Just a note to let you know this site is on a break. I’m concentrating efforts these day on my photography site at www.dondenton.ca/blog. Check it out.
Renowned Canadian poet, novelist, artist and librettist, P. K. Page has died aged 93 at her home in Oak Bay, British Columbia.
Just two days ago I’d stopped by the Cadboro Bay Book Store and asked Amber what was new in the store and she pointed out a new chapbook Cullen by P.K. Page, published by Outlaw Editions. I bought a copy and after heading out realized I was passing by the street P.K. lived on so I turned back and drove up the street thinking that if I saw someone at the window or other signs of activity I’d stop by and ask her to sign the book. The house was quiet and dark though so I drove on.
I remember a few years ago during a photo session the conversation turned to aging and facing the end of one’s life and she said (as I remember it) that she was not afraid of dying, what terrified her was not having the chance to finish all the creative ideas she had.
LP: You’ve got a new book out, a travel book, Beyond Belfast, published by Penguin. What’s it about?
WF: It’s about a two-month, 560 mile hike I did along the Ulster Way “the longest waymarked trail in the British Isles.” It was bogs, banshees and blood sausage. With sheer-drop coastlines, crumbling castles and many’s a pub.
LP: Why Northern Ireland?
WF: I was raised by the daughter of a Belfast orphan, and Northern Ireland has always been there, lurking in the background — not the least of which is due to family rumours of a lost inheritance and a possible castle of my own. My grandfather’s past is murky at the best of times, and a mystery lurks at the heart of the story.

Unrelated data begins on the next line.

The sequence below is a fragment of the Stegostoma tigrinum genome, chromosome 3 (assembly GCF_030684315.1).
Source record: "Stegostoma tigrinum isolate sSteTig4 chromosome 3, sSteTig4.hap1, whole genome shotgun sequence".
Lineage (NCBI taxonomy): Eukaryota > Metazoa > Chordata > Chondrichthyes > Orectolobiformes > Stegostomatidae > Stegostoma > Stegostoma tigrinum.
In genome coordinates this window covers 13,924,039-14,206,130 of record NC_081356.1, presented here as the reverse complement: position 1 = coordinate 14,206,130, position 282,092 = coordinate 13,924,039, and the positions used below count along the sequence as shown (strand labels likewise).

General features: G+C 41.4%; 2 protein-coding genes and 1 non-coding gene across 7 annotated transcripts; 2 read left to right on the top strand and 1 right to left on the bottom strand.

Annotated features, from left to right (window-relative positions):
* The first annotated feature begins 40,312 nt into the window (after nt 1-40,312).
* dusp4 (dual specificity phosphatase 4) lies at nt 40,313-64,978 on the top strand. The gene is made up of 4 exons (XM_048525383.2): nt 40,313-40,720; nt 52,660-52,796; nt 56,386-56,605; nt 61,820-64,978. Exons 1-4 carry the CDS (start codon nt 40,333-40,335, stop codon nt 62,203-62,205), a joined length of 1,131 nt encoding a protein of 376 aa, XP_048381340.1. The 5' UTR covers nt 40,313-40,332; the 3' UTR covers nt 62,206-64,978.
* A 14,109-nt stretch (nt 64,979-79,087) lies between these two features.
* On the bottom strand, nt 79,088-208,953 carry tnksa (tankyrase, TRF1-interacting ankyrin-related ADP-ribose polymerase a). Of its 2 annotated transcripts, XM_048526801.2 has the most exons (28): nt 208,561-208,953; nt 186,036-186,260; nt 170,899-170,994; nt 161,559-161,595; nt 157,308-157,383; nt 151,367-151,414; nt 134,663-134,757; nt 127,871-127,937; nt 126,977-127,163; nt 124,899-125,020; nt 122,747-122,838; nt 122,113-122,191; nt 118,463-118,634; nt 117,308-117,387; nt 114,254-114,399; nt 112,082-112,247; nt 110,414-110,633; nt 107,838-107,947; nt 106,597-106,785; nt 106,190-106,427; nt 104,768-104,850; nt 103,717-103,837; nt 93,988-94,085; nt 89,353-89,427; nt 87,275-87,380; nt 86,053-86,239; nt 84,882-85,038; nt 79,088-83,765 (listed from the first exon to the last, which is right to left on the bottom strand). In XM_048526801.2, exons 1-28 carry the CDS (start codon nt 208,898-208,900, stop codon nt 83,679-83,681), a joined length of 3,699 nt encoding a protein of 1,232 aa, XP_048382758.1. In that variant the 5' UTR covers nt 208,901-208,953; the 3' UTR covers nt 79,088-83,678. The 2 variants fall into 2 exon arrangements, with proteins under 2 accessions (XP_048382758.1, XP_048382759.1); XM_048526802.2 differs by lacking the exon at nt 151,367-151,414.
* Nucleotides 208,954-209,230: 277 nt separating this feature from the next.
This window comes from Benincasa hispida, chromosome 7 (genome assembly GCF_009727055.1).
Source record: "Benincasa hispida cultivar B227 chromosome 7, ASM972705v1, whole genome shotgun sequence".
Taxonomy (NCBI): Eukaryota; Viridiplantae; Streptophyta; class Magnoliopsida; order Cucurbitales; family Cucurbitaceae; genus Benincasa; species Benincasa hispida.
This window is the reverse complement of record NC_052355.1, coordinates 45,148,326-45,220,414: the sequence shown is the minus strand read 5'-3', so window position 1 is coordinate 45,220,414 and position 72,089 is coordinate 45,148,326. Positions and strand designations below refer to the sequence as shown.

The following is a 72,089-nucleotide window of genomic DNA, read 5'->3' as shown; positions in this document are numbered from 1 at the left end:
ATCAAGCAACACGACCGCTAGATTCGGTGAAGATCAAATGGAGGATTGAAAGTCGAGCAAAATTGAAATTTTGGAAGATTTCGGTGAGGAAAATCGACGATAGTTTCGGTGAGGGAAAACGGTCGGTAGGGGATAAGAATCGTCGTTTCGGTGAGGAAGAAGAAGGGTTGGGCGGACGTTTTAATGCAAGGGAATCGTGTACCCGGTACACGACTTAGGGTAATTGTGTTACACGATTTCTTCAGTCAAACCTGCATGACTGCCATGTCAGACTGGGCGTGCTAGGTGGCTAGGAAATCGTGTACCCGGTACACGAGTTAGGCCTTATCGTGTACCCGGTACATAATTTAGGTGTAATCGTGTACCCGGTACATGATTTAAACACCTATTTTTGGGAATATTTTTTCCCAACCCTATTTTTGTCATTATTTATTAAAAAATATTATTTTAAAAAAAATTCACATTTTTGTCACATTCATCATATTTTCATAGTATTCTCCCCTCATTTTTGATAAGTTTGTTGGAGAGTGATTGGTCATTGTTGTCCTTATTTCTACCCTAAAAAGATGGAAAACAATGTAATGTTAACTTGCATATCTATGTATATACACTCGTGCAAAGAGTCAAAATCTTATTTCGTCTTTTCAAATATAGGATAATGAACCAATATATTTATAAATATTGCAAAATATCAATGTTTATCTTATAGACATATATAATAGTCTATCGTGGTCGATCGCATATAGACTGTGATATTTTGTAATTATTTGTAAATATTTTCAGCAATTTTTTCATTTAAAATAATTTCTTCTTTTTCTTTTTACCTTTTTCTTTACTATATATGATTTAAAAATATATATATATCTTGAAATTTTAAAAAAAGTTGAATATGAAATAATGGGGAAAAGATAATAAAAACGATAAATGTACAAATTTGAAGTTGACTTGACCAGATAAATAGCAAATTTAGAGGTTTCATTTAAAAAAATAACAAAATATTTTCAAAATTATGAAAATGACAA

LP: One of your first books was Hitching Rides with Buddha, where you hitchiked across Japan. As a slightly older person than you were then, were there any differences or challenges in the physical act of traveling?
WF: I’m certainly more creaky and less patient when it comes to bad meals and questionable sleeping arrangements. I camped on the trail several times in Northern Ireland, and I when I woke I always felt like I’d just come from the wrong end of a pummeling.
LP: What’s next? Are you working on another novel?
WF: The next book is a Christmas memoir with an illustrator. It’s a gift book about my own childhood in northern Alberta titled Coal Dust Kisses.
LP: Will we ever see another Canadian political/historical book from you?
WF: It may be a while. I really feel I’ve said my piece — and anyway, my Canadiana usual springs out of anger and outrage, and lately I haven’t been angry enough to launch into another extended harangue. Irked, yes. Annoyed, certainly, But not really angry.
LP: You’ll be on the road promoting this new book, do you bring reading material and if so, what for this trip?
WF: I’m reading a travel/political memoir titled Untapped. It’s about the scramble for Africa’s oil. It’s fascinating — and sobering. (Although I love writing fiction, I prefer reading nonfiction.)
Will Ferguson’s website is: www.willferguson.ca
Sometimes you don’t need a face for a portrait.
I had photographed the late Timothy Findley for my first book First Chapter and following that photo session he sat down for an interview and lunch with then Calgary Herald books editor, now best selling author in his own right, Ken McGoogan. I joined the pair and Findley’s partner Bill Whitehead and continued to take a few photos but mainly listened in. What I was treated to was an entertaining hour and a half as Findley and Whitehead, the practiced tag team that they were, traded stories, memories, observations while eating, smoking and drinking wine. i think Ken just hung on and tried to get it all down. It was an incredibly enjoyable lunch and I think this image showing Findley’s hand, glasses and wine remind me more of that encounter than the other, more traditional, portraits I took that day.
Currently Not Posting…why….see www.dondenton.ca/blog